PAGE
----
Splenectomy has a well-characterized safety profile and generally preventable complications.

Perioperative complications of splenectomy include bleeding, infection, and thrombosis. Long-term complications include overwhelming sepsis by encapsulated bacteria and vascular/thrombotic events. Most complications are infrequent and either preventable or treatable (see “Splenectomy: Cons”). Surgical expertise combined with proper patient selection and preparation is key to reducing complication rates and involves: excluding patients with serious comorbidities for general surgery and “older” patients (age cut-offs for those in otherwise excellent health is debated), optimizing platelet counts perioperatively, and judicious use of antibiotics and thromboprophylaxis.43 We recommend pneumococcal, meningococcal, and Haemophilus influenzae vaccination before splenectomy and periodically every 5 years or according to titers.1,44

Splenectomy reduces cost.

Before TPO-RA, the annual cost of treating severe chronic ITP was estimated to be $40 000,45 although comprehensive cost-effectiveness studies are lacking in adults. However, the cost of TPO-RAs ranges from $2500-$4000 per month, and each 4-infusion course of rituximab costs $10 000-$50 000, whereas the estimated total procedural cost of splenectomy is not more than $20 000. These cost estimates apply only to patients who respond. The societal cost of failed splenectomy includes the cost of surgical complications and subsequent therapy.


Women with ITP who contemplate pregnancy may opt for splenectomy because most options for management of the maternal platelet count, including TPO-RA and rituximab, may not be safe for the fetus.46,47 However, women in remission after splenectomy may relapse during pregnancy, and the fetus/neonate may develop thrombocytopenia, even if the splenectomized mother remains in remission.48


Removal of a “healthy” organ.

Splenectomy is irreversible and consequently leads to the loss of its multiple hematologic and immunologic functions (eg, elimination of abnormal blood cells, cell particles, and organisms from the blood and production of antibodies to blood-borne antigens).49

Unpredictability of response.

The response to splenectomy cannot be predicted using readily available clinical criteria (eg, previous response to steroids or intravenous immunoglobulin), other than “older” age, which is ill-defined.2 In a retrospective review of 111In-labeled autologous platelet sequestration studies, the complete response rate after splenectomy was 87% (median, 3.8 years follow-up) in patients having predominantly splenic sequestration as opposed to 35% in those with “mixed” or hepatic sequestration (odds ratio = 5.39; 95% confidence interval [CI], 1.3-21.6).50 Confirmatory studies are needed. Major limitations include restricted availability and technical difficulty.51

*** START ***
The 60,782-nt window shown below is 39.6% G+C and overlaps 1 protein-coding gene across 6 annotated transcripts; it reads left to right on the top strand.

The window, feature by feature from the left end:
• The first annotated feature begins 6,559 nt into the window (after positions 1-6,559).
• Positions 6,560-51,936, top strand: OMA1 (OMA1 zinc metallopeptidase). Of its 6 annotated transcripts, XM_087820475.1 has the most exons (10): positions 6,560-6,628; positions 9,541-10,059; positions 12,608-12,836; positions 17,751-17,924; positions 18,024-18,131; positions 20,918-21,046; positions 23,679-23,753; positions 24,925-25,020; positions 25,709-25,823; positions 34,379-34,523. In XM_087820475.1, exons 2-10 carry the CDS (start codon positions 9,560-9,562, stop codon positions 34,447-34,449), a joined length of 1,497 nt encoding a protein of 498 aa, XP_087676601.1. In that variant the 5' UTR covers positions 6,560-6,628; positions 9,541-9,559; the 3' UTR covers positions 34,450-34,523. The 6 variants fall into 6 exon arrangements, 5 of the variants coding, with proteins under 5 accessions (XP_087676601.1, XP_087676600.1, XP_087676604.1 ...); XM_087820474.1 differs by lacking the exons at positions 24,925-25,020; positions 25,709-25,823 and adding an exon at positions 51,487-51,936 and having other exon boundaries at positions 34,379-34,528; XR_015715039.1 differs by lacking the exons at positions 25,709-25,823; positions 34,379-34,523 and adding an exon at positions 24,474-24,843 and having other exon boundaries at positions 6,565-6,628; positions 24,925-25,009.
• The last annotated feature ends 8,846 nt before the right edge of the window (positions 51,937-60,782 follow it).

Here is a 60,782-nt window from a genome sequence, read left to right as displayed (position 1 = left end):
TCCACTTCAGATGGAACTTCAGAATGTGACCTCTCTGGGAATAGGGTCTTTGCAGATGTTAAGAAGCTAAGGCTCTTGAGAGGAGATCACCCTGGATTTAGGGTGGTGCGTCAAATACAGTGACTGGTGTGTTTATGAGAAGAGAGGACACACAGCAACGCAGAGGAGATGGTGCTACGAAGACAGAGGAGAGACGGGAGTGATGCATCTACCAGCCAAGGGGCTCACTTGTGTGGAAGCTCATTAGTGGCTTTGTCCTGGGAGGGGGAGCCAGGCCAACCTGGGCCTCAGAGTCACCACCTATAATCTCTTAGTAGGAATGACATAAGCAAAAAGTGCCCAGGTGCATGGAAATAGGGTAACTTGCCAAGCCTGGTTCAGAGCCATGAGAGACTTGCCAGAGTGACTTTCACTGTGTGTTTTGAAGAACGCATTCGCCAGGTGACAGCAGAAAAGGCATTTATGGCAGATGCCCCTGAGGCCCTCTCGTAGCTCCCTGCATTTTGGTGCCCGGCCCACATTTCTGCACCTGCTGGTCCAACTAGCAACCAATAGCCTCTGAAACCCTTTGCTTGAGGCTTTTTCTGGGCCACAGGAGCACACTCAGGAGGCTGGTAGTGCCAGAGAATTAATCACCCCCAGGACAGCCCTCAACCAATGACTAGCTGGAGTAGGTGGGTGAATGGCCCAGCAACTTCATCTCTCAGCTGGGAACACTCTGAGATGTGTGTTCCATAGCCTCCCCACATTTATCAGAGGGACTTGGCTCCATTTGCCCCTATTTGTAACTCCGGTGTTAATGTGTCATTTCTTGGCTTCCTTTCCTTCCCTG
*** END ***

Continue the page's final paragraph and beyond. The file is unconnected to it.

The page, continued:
Post-splenectomy mortality and morbidity.

Splenectomy is an invasive procedure associated with near-term complications primarily related to general anesthesia and surgery and long-term complications from loss of splenic functions.

Overall mortality.

The 30-day mortality and complication rates after laparoscopic splenectomy (0.2% and 9.6%) are reported to be lower than after open splenectomy (1% and 12.9%).2 A Danish cohort study compared 3812 patients splenectomized for various indications between 1996 and 2005, 8310 nonsplenectomized patients with matched underlying conditions, and 38 120 controls. Ninety-day mortality was elevated in the splenectomized cohort as a whole and in the subcohort with ITP (n = 269; adjusted relative risk [RR] = 33.6; 95% CI, 7.9-143) compared with the general population. However, for patients with ITP, the difference in mortality during the first year after splenectomy was not significant compared with the nonsplenectomized cohort. Interestingly, after one year, the RR of death in the splenectomized ITP patients was significantly lower than in the matched ITP controls treated otherwise (RR = 0.4; 95% CI, 0.2-0.7).52 However, the assessment period preceded the introduction of TPO-RAs and extensive use of rituximab; therefore, data in the nonsplenectomized ITP cohort were derived from an era when patients typically underwent prolonged exposure to high doses of corticosteroids and other immunosuppressives not widely used and/or no longer considered safe or appropriate in this setting.

Risk of infection.